DNA-based vaccines protect against zoonotic schistosomiasis in water buffalo

Da'Dara, A. A., Li, Y. S., Xiong, T., Zhou, J., Williams, Gail M., McManus, D. P., Feng, Z., Yu, X. L., Gray, Darren and Harn, D. A. (2008) DNA-based vaccines protect against zoonotic schistosomiasis in water buffalo. Vaccine, 26 29-30: 3617-3625. doi:10.1016/j.vaccine.2008.04.080

Author Da'Dara, A. A.
Li, Y. S.
Xiong, T.
Zhou, J.
Williams, Gail M.
McManus, D. P.
Feng, Z.
Yu, X. L.
Gray, Darren
Harn, D. A.
Title DNA-based vaccines protect against zoonotic schistosomiasis in water buffalo
Journal name Vaccine   Check publisher's open access policy
ISSN 0264-410X
Publication date 2008-05-19
Year available 2008
Sub-type Article (original research)
DOI 10.1016/j.vaccine.2008.04.080
Open Access Status DOI
Volume 26
Issue 29-30
Start page 3617
End page 3625
Total pages 9
Editor R. E. Spier
Place of publication United Kingdom
Publisher Elsevier
Language eng
Subject C1
920109 Infectious Diseases
110803 Medical Parasitology
11 Medical and Health Sciences
Abstract Schistosomiasis japonica is an endemic, zoonotic disease of major public health importance in China where water buffaloes account for approximately 75% of disease transmission. Interventions that reduce schistosome infection in water buffaloes will enhance their health simultaneously reducing disease transmission to humans. While chemotherapy has proved successful, it requires continued time consuming and expensive mass treatments. A more sustainable option would be development of vaccines that reduce transmission of S. japonicum from bovines to replace bovine chemotherapy. We performed two randomized double blind trials in water buffaloes to determine if DNA vaccines encoding triose-phosphate isomerase (SjCTPI), or the tetraspanin 23 kDa integral membrane protein (SjC23), alone or fused to bovine heat shock protein 70 (Hsp70) could induce a level of immunity conducive to long-term sustainable control. Groups of water buffaloes (15/group) received three intramuscular injections, 4 weeks apart. Booster immunizations were co-administered with a plasmid DNA encoding IL-12. Four weeks after the last injection, water buffaloes were challenged with 1000 cercariae, and vaccine efficacy analyzed 8 weeks later. Water buffaloes vaccinated with SjCTPI-Hsp70 or SjCTPI plasmids had worm burdens reduced by 51.2% and 41.5%, respectively. Importantly, fecal miracidial hatching was reduced by 52.1% and 33.2% respectively compared to control vaccinated water buffaloes. Vaccination with SjC23-Hsp70 and SjC23 plasmids reduced worm burdens by 50.9% and 45.5%, respectively, and fecal miracidial hatching by 52.0% and 47.4%. A mathematical model of schistosome transmission predicts that schistosome vaccines capable of reducing water buffaloes’ fecal egg output by 45%, alone or in conjunction with praziquantel treatment, will lead to a significant reduction in transmission of schistosomiasis. Both DNA vaccines tested here exceed this hypothetical level. Indeed, mathematical modeling of SjCTPI-Hsp70 and SjC23-Hsp70 alone and in conjunction with human chemotherapy showed a significant reduction in transmission almost to the point of elimination.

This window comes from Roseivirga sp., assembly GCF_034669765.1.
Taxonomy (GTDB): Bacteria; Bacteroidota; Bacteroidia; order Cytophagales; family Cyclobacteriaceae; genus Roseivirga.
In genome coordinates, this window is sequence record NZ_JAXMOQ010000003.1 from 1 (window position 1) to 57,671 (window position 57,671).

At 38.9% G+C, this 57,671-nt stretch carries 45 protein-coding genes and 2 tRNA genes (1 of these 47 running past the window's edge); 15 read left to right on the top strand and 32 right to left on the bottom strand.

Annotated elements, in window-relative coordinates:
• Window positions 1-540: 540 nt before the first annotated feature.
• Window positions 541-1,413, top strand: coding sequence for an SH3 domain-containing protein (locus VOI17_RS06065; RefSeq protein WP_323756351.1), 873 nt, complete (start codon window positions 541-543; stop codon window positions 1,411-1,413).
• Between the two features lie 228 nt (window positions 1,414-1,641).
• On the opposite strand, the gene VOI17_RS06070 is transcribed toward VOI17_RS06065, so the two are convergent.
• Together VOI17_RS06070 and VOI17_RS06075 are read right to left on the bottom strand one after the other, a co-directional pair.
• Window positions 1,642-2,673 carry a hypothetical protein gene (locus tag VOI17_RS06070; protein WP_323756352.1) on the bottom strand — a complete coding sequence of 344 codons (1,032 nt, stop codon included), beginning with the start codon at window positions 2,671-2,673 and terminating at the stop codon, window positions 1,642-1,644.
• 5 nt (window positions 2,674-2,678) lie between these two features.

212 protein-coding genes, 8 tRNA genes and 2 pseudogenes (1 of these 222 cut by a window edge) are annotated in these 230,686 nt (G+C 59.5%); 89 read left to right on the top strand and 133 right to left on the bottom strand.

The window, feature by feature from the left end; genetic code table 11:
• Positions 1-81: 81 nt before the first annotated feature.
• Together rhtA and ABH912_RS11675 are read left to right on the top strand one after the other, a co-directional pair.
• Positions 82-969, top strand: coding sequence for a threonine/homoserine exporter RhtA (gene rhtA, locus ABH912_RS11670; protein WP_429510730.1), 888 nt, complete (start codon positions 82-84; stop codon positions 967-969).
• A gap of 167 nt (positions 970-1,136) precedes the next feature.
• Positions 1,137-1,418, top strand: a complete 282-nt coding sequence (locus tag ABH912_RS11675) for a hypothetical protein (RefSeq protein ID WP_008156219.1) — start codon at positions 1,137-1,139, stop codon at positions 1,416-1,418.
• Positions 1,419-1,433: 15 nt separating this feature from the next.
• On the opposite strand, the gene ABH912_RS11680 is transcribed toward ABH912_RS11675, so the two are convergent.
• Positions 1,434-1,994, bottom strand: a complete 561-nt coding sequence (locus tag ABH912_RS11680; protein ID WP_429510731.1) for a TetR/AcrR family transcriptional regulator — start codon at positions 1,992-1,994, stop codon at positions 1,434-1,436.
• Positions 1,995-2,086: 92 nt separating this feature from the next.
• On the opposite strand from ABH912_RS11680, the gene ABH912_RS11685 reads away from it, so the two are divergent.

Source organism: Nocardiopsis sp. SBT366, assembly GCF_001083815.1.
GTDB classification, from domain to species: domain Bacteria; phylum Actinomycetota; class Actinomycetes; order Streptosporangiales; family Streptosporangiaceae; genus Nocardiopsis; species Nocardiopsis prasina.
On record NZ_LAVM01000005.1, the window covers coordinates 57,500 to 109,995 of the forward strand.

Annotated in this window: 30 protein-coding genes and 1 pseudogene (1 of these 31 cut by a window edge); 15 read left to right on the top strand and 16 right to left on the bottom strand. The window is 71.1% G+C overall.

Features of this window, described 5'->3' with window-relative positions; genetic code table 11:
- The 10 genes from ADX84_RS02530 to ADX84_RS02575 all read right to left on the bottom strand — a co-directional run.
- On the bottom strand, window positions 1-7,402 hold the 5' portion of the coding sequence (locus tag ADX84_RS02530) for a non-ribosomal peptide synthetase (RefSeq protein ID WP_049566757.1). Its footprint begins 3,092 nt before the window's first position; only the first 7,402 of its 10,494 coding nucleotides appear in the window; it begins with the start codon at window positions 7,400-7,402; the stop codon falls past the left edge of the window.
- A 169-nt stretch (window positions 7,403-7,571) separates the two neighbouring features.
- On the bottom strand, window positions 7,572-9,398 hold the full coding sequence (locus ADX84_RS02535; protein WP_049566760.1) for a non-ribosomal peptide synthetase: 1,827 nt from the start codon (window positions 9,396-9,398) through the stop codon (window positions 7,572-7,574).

Q-Index Code C1
Q-Index Status Confirmed Code

Document type: Journal Article
Sub-type: Article (original research)
Collections: Faculty of Health and Behavioural Sciences -- Publications
2009 Higher Education Research Data Collection
Version Filter Type
Citation counts: TR Web of Science Citation Count  Cited 81 times in Thomson Reuters Web of Science Article | Citations
Scopus Citation Count Cited 90 times in Scopus Article | Citations
Google Scholar Search Google Scholar
Created: Wed, 25 Mar 2009, 01:30:28 EST by Geraldine Fitzgerald on behalf of School of Public Health